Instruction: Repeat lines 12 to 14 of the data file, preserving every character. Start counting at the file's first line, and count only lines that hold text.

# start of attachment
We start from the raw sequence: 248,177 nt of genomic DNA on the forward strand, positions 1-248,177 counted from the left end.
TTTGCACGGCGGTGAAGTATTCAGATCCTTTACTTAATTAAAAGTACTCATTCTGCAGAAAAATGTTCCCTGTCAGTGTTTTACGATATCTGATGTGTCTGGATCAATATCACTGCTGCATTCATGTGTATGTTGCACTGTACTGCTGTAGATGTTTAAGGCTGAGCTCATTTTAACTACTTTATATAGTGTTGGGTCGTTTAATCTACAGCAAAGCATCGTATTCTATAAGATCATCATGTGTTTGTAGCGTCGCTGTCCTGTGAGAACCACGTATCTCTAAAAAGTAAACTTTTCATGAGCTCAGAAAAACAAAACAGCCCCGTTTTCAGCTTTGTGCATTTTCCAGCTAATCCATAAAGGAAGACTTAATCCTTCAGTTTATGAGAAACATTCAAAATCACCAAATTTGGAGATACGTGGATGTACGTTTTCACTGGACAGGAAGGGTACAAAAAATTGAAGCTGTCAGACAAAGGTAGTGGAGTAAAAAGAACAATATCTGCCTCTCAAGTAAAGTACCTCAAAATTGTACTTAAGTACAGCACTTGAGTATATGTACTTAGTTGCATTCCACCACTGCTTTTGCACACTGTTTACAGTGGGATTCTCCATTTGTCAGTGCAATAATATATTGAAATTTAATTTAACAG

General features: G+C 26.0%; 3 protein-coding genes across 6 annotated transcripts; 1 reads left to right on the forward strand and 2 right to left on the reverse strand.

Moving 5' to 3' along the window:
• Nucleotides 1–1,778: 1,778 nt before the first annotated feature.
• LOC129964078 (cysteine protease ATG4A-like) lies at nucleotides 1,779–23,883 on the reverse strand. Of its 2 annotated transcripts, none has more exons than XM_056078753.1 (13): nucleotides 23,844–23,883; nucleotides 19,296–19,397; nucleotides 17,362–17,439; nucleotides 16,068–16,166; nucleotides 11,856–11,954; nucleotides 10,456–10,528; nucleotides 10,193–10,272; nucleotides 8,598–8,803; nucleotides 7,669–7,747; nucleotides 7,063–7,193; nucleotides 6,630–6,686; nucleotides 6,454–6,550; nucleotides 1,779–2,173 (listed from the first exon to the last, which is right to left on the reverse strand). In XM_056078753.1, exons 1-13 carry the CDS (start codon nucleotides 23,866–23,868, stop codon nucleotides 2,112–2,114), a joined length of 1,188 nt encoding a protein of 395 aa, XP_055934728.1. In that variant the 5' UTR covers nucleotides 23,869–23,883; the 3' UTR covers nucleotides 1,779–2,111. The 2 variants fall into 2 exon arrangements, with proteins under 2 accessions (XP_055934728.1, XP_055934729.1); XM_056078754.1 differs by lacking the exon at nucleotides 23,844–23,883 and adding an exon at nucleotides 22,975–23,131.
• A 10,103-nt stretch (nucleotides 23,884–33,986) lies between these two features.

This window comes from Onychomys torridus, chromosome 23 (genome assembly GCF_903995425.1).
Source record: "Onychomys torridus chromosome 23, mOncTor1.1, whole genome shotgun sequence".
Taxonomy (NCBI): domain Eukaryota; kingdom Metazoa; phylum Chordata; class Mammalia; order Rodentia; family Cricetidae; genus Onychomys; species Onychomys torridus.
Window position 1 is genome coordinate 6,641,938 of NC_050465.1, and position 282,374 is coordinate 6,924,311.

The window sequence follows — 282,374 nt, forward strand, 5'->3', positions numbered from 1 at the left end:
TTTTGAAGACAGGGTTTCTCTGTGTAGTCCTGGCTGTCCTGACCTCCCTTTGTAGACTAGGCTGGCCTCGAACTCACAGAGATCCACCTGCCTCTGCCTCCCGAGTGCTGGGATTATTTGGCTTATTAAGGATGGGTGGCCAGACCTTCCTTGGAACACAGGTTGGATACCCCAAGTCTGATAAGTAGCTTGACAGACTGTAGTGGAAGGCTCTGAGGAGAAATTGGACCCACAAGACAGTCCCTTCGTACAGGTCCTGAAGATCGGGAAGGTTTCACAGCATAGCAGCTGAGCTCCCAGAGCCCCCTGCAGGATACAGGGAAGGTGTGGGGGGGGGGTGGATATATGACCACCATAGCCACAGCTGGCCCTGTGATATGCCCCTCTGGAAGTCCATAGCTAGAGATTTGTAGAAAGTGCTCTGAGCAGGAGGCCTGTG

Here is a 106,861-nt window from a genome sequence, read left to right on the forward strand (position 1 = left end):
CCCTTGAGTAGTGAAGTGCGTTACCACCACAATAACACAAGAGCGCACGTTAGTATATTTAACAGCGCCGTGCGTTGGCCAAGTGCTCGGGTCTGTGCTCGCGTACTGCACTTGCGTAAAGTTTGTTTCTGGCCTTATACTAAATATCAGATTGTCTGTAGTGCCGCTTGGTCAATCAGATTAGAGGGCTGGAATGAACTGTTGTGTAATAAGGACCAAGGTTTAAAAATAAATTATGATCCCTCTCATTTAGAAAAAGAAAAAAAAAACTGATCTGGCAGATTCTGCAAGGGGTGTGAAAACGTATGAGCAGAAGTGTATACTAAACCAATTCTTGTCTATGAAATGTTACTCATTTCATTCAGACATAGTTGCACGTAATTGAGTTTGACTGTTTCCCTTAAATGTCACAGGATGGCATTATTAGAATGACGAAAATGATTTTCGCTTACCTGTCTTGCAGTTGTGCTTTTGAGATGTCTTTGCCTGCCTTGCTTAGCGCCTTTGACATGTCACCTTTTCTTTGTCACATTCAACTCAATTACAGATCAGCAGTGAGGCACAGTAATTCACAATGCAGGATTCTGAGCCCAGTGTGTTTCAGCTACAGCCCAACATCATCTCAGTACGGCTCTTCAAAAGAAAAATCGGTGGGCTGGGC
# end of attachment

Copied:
The window sequence follows — 282,374 nt, forward strand, 5'->3', positions numbered from 1 at the left end:
TTTTGAAGACAGGGTTTCTCTGTGTAGTCCTGGCTGTCCTGACCTCCCTTTGTAGACTAGGCTGGCCTCGAACTCACAGAGATCCACCTGCCTCTGCCTCCCGAGTGCTGGGATTATTTGGCTTATTAAGGATGGGTGGCCAGACCTTCCTTGGAACACAGGTTGGATACCCCAAGTCTGATAAGTAGCTTGACAGACTGTAGTGGAAGGCTCTGAGGAGAAATTGGACCCACAAGACAGTCCCTTCGTACAGGTCCTGAAGATCGGGAAGGTTTCACAGCATAGCAGCTGAGCTCCCAGAGCCCCCTGCAGGATACAGGGAAGGTGTGGGGGGGGGGTGGATATATGACCACCATAGCCACAGCTGGCCCTGTGATATGCCCCTCTGGAAGTCCATAGCTAGAGATTTGTAGAAAGTGCTCTGAGCAGGAGGCCTGTG

Here is a 106,861-nt window from a genome sequence, read left to right on the forward strand (position 1 = left end):